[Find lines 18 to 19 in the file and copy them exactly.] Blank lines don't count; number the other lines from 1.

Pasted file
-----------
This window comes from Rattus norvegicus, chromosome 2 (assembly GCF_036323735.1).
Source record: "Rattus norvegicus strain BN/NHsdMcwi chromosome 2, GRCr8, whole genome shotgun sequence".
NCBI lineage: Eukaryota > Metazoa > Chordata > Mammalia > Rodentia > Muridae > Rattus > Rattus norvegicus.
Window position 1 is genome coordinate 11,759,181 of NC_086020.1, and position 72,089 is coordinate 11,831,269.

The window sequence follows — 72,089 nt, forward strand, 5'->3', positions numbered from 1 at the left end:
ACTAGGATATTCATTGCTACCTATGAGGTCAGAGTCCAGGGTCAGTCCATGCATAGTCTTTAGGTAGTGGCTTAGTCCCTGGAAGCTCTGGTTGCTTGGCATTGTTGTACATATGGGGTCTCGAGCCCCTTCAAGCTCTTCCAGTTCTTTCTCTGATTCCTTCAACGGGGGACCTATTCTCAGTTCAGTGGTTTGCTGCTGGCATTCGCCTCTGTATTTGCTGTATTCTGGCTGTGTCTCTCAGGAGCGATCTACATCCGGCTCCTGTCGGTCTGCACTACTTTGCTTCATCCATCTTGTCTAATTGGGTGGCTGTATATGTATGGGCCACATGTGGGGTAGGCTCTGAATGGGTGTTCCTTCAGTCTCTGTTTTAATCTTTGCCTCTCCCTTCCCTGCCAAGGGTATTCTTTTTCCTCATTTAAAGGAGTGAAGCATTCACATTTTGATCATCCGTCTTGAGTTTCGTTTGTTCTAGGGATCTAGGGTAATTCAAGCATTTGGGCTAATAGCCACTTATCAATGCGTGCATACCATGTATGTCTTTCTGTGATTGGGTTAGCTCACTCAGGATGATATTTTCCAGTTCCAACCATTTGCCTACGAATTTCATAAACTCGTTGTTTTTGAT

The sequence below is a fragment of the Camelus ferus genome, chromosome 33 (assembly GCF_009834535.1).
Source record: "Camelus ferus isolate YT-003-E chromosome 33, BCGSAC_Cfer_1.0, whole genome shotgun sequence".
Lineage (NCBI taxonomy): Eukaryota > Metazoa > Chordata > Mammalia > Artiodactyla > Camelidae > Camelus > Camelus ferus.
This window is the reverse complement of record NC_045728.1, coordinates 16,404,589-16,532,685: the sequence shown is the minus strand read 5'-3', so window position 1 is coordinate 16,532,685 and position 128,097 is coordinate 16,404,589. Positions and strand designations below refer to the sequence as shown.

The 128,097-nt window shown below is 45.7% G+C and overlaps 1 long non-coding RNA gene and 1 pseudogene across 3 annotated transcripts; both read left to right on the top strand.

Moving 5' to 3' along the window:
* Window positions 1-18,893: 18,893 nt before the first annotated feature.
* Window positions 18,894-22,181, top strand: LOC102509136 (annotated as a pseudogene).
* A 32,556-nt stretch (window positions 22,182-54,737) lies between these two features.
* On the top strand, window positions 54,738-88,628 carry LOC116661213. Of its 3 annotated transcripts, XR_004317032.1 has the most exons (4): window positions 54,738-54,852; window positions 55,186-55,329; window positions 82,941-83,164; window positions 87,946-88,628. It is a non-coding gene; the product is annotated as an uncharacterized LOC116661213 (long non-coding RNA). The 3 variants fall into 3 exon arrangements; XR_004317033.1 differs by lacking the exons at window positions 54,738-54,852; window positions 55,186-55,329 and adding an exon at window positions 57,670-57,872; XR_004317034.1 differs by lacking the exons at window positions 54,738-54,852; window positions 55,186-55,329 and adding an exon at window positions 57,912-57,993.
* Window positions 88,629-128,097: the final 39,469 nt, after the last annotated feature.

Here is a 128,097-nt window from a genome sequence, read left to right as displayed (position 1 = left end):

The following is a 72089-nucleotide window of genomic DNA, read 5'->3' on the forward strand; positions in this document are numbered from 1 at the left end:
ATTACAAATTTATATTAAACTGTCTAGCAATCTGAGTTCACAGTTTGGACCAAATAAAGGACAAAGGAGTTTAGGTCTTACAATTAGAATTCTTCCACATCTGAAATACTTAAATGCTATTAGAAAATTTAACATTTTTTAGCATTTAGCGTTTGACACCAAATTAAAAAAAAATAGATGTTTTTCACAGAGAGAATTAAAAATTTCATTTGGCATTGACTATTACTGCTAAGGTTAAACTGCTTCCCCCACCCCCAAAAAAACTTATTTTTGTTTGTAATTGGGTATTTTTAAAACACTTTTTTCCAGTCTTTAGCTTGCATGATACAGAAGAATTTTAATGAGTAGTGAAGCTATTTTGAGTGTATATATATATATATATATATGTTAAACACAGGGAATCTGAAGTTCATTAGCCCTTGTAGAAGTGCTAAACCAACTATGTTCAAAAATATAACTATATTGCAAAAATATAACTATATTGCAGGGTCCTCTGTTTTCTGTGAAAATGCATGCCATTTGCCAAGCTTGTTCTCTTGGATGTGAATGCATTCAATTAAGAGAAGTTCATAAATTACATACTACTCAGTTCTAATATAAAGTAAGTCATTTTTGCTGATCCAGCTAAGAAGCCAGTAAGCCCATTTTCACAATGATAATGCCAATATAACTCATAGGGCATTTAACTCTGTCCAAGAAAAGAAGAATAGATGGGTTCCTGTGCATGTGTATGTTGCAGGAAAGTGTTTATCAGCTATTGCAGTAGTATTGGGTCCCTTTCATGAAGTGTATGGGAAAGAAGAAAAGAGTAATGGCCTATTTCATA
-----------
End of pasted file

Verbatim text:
Here is a 128,097-nt window from a genome sequence, read left to right as displayed (position 1 = left end):

The following is a 72089-nucleotide window of genomic DNA, read 5'->3' on the forward strand; positions in this document are numbered from 1 at the left end: